Increase in Federal Minimum Wage Would Provide Much-Needed Boost to Kentucky Families

By Jason Bailey
August 14, 2012

An increase in the federal minimum wage to $9.80 an hour would raise wages in Kentucky by $606 million over the next three years and benefit one out of every four of the state’s workers, according to a new report by the Economic Policy Institute (EPI). Contrary to stereotypes, increasing the minimum wage would primarily benefit adults whose families depend on these jobs to make ends meet.

The report examines the impact of legislation introduced in both houses of Congress to incrementally raise the federal minimum wage from its current read more

Agenda to Reduce Taxes and Workers’ Rights No Path to Prosperity

By Jason Bailey
August 6, 2012

Hardly a month goes by without the release of another index supposedly ranking states on their economic competitiveness. One prominent such report comes from the American Legislative Exchange Council (ALEC), a controversial national corporate lobbying organization. But a new analysis by a University of Iowa economist shows that ALEC’s prescription of tax cuts for the wealthy and corporations, reductions in public services and curtailment of workers’ rights has no correlation with state prosperity.

Professor Peter Fisher, a leading expert on state economic development policy, looked at the economic performance of read more

Kentucky Job Growth Continues To Be Too Slow

By Jason Bailey
July 23, 2012

Kentucky added only 700 net jobs in June, again failing to produce enough jobs to make a real dent in the employment gap created by the recession. Kentucky needs to be adding 3,500 jobs a month in order to return to pre-recession unemployment rates within three years. Over the last three months, the state has been adding only 1,700 jobs a month on average.

There are clear ways for Congress to jumpstart employment growth if the will to act were there. It should be providing expanded aid to state and read more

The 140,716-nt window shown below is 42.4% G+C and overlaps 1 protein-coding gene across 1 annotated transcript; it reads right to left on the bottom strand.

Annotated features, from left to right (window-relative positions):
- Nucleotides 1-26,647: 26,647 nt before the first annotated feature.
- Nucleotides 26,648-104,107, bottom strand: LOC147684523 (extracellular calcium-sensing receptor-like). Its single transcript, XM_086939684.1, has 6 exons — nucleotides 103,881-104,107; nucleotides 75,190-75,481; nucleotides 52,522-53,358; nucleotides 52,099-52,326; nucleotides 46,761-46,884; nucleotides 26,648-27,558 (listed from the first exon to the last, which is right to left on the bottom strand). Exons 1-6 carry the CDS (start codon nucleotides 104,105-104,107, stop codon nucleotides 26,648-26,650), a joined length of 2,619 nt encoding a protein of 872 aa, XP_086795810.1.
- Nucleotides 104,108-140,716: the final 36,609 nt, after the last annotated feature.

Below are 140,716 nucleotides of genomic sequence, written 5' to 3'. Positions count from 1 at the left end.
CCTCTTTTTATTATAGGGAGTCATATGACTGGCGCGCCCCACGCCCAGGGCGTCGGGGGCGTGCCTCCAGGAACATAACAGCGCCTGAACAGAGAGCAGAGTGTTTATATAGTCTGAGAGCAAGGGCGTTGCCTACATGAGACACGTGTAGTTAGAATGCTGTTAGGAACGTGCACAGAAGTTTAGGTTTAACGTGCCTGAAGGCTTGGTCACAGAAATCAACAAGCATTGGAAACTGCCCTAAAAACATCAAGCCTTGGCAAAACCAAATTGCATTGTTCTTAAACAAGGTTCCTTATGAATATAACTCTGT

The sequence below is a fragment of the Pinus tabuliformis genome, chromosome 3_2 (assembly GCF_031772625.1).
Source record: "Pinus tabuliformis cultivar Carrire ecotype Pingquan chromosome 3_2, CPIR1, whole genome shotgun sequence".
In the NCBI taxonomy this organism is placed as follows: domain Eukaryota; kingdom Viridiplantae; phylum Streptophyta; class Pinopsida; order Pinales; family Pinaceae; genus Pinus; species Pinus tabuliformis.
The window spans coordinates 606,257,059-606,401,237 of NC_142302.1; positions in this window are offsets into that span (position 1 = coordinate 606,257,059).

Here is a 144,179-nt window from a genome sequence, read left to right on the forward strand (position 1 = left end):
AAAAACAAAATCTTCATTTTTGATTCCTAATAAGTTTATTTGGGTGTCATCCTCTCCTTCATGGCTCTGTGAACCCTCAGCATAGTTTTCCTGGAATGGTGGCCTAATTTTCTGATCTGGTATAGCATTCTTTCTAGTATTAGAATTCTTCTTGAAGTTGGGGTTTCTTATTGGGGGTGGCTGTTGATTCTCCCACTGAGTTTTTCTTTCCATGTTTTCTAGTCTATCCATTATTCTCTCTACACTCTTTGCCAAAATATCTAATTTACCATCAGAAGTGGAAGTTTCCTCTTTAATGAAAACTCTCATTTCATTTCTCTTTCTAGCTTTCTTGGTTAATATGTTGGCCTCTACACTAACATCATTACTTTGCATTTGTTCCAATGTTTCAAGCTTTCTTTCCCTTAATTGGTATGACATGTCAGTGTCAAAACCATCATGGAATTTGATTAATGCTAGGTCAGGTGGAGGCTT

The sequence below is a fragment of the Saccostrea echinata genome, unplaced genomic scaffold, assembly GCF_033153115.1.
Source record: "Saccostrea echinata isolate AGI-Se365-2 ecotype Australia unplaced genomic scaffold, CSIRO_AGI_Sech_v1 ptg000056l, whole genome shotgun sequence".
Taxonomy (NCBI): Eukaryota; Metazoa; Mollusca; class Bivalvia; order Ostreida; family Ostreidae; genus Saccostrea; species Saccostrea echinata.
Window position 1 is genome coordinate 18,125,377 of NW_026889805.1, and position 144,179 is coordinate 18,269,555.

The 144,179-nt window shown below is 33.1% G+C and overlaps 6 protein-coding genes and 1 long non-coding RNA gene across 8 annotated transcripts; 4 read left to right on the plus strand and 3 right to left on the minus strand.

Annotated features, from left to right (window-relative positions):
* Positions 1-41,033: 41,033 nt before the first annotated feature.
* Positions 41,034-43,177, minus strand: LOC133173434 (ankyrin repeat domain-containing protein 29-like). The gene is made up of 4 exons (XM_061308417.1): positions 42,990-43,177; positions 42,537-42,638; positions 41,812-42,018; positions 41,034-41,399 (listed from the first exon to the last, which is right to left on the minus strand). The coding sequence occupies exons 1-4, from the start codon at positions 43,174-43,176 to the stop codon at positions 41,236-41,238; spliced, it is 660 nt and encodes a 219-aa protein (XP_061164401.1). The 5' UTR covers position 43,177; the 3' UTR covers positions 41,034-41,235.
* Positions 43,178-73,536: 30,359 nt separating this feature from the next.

Report’s Findings Suggest Kentucky’s Business Tax Incentives Not Very Cost-Effective Way to Create Jobs

By Jason Bailey
July 19, 2012

Put into context, the findings of a consulting group report to the Kentucky legislature suggest that state economic development incentive programs are not a very cost-effective way to create jobs—a result that is in line with other studies on this topic.

The report is the outgrowth of House Joint Resolution 5 in the 2011 Kentucky General Assembly, which required a study of the state’s incentives to attract business. Anderson Economic Group produced the report under contract with the legislature.

A challenge in determining whether incentive programs are cost-effective is the read more

Report Estimates Medicaid Expansion Could Actually Save Kentucky Money

By Jason Bailey
July 5, 2012

We previously reported (here and here) that the state will likely incur little cost associated with the expansion of Medicaid beginning in 2014 to around 300,000 Kentuckians. But in fact the expansion could actually save the state between $140 million and $828 million over the first six years of the law, according to a report by the Urban Institute and the Robert Wood Johnson Foundation.

The report estimates that the expansion of Medicaid to adults with incomes up to 138 percent of the federal poverty level will cost Kentucky $547 read more